No, we're staying put for now. Once the sad day comes when the oldie is no longer here, then the Angel, the Asbo-hound, and I will head back home. Where we will have the isolated space I need to effectively train the little s*d. Then I'll likely come back - and hopefully by then there might be something interesting on the market.

Or maybe I'll stay back home, and enjoy the Lake Michigan shore.

It sure would be nice to sell into this market, but not possible at the moment. All I really hope for is not losing money on this house - I look at a property as a roof over my head first, investment a distant second.
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Old 19.10.2011, 17:25
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Re: Housing prices in Zurich

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Frying pan into the fire comes to mind.

(3 dogs, one of whom is, despite my concerted efforts, still a Belltie... Renting would be a nightmare.)

No, once the sad day comes when the oldie is no longer here then the Angel, the Asbo-hound, and I will head back home. Where we will have the isolated space I need to effectively train the little s*d. Then I'll likely come back - and hopefully by then there might be something interesting on the market.

Or maybe I'll stay back home, and enjoy the Lake Michigan shore.

It sure would be nice to sell into this market, but not possible at the moment. All I really hope for is not losing money on this house - I look at a property as a roof over my head first, investment a distant second.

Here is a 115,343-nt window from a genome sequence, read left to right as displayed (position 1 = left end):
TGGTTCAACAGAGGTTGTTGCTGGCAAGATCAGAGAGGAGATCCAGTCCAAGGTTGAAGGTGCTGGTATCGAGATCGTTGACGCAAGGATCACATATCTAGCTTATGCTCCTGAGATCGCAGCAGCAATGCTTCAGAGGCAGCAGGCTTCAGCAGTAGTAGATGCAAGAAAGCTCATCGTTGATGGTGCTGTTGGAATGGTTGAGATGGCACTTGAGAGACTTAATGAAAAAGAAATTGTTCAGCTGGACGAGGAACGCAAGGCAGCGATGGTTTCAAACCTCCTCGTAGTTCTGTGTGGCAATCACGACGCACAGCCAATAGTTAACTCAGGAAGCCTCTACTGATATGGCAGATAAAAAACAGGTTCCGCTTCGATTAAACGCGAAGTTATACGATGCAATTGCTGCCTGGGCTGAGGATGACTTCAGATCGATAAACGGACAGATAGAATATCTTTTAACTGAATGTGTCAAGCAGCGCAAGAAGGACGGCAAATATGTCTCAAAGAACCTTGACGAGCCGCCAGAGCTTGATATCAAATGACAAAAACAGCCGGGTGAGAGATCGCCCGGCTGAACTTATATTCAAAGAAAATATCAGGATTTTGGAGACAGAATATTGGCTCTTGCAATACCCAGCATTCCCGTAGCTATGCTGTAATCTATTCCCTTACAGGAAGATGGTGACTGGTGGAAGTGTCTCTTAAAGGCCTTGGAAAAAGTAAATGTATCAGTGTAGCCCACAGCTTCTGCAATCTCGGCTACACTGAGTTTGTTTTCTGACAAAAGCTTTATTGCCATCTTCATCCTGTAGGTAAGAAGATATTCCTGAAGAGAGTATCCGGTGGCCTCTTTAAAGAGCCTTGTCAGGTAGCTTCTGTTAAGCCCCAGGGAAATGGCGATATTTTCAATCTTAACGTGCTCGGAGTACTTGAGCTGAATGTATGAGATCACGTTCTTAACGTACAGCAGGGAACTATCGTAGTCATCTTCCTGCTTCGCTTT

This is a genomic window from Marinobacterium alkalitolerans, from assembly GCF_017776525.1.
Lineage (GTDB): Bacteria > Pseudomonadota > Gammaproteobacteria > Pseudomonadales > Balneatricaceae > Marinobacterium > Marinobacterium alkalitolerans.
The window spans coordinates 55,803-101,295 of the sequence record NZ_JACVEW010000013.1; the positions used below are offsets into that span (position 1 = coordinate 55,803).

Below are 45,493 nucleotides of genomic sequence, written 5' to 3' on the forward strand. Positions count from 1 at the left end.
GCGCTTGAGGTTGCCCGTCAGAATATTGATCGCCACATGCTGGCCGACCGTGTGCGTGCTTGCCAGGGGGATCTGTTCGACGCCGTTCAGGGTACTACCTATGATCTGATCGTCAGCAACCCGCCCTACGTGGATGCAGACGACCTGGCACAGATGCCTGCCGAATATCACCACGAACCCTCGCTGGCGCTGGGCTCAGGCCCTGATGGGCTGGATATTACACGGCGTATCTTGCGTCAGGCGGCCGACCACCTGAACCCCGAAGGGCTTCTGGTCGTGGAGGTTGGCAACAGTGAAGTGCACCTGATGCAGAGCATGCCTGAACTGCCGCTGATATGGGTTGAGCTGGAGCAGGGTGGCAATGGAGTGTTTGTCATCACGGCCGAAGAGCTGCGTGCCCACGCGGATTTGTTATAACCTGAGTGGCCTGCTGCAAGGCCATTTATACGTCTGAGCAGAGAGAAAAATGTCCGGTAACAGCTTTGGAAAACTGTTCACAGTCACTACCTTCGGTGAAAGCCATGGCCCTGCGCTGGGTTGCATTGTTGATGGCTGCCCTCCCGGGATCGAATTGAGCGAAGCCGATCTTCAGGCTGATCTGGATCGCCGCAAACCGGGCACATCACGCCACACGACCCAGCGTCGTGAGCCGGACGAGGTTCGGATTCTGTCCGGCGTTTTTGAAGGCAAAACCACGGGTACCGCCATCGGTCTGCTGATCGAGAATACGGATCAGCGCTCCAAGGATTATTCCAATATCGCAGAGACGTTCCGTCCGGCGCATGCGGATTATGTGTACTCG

Even if you sell your Swiss property for what you paid for it 5 years ago, you will have made a killing in most other currencies...
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  #38  
Old 19.10.2011, 17:33
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Re: Housing prices in Zurich

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Even if you sell your Swiss property for what you paid for it 5 years ago, you will have made a killing in most other currencies...
And pay a rather painful bill to Uncle Sam.

US Capital gains on property abroad are figured at the dollar exchange rate on the date of purchase against the dollar exchange rate on the date of sale. Given the tanking dollar, selling at even no CHF profit means an eye-popping USD paper profit... upon much of which I would owe tax. Yet another benefit of that blue passport...

Nah, I'm sitting tight for now.
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  #39  
Old 19.10.2011, 18:24
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Re: Housing prices in Zurich

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And pay a rather painful bill to Uncle Sam.

US Capital gains on property abroad are figured at the dollar exchange rate on the date of purchase against the dollar exchange rate on the date of sale. Given the tanking dollar, selling at even no CHF profit means an eye-popping USD paper profit... upon much of which I would owe tax. Yet another benefit of that blue passport...

Nah, I'm sitting tight for now.
Land of the free ? land of the financially shackled it would seem...
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Old 19.10.2011, 18:51
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Re: Housing prices in Zurich

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And pay a rather painful bill to Uncle Sam.

US Capital gains on property abroad are figured at the dollar exchange rate on the date of purchase against the dollar exchange rate on the date of sale. Given the tanking dollar, selling at even no CHF profit means an eye-popping USD paper profit... upon much of which I would owe tax. Yet another benefit of that blue passport...

Nah, I'm sitting tight for now.
Hey, at least the dollar isn't as bad anymore as it was in August!